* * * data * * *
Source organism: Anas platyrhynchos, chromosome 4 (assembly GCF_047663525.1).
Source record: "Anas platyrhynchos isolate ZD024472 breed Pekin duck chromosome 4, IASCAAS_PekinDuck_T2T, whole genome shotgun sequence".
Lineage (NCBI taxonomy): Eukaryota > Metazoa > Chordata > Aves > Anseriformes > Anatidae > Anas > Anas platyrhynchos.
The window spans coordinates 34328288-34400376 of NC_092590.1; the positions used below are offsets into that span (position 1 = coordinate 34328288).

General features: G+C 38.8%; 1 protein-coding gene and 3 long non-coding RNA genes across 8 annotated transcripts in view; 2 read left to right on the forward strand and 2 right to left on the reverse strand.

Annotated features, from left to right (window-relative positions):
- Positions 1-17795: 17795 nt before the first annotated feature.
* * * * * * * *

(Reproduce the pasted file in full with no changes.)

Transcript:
Source organism: Anas platyrhynchos, chromosome 4 (assembly GCF_047663525.1).
Source record: "Anas platyrhynchos isolate ZD024472 breed Pekin duck chromosome 4, IASCAAS_PekinDuck_T2T, whole genome shotgun sequence".
Lineage (NCBI taxonomy): Eukaryota > Metazoa > Chordata > Aves > Anseriformes > Anatidae > Anas > Anas platyrhynchos.
The window spans coordinates 34328288-34400376 of NC_092590.1; the positions used below are offsets into that span (position 1 = coordinate 34328288).

General features: G+C 38.8%; 1 protein-coding gene and 3 long non-coding RNA genes across 8 annotated transcripts in view; 2 read left to right on the forward strand and 2 right to left on the reverse strand.

Annotated features, from left to right (window-relative positions):
- Positions 1-17795: 17795 nt before the first annotated feature.